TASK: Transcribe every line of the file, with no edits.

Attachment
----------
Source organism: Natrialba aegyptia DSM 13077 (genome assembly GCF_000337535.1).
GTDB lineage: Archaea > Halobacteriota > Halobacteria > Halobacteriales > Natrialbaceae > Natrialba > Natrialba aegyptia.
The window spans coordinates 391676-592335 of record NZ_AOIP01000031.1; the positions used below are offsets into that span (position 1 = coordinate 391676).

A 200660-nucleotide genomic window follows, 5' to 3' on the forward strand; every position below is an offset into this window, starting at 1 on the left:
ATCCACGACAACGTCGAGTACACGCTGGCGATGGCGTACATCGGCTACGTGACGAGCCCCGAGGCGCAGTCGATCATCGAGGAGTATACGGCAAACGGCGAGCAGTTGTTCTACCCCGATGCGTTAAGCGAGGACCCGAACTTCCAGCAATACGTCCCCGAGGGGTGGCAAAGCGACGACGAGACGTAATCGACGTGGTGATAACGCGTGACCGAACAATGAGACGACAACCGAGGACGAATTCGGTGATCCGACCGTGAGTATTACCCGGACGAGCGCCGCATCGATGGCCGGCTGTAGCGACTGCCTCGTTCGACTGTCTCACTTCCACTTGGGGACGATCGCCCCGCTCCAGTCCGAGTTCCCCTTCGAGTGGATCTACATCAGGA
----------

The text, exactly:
Source organism: Natrialba aegyptia DSM 13077 (genome assembly GCF_000337535.1).
GTDB lineage: Archaea > Halobacteriota > Halobacteria > Halobacteriales > Natrialbaceae > Natrialba > Natrialba aegyptia.
The window spans coordinates 391676-592335 of record NZ_AOIP01000031.1; the positions used below are offsets into that span (position 1 = coordinate 391676).

A 200660-nucleotide genomic window follows, 5' to 3' on the forward strand; every position below is an offset into this window, starting at 1 on the left:
ATCCACGACAACGTCGAGTACACGCTGGCGATGGCGTACATCGGCTACGTGACGAGCCCCGAGGCGCAGTCGATCATCGAGGAGTATACGGCAAACGGCGAGCAGTTGTTCTACCCCGATGCGTTAAGCGAGGACCCGAACTTCCAGCAATACGTCCCCGAGGGGTGGCAAAGCGACGACGAGACGTAATCGACGTGGTGATAACGCGTGACCGAACAATGAGACGACAACCGAGGACGAATTCGGTGATCCGACCGTGAGTATTACCCGGACGAGCGCCGCATCGATGGCCGGCTGTAGCGACTGCCTCGTTCGACTGTCTCACTTCCACTTGGGGACGATCGCCCCGCTCCAGTCCGAGTTCCCCTTCGAGTGGATCTACATCAGGA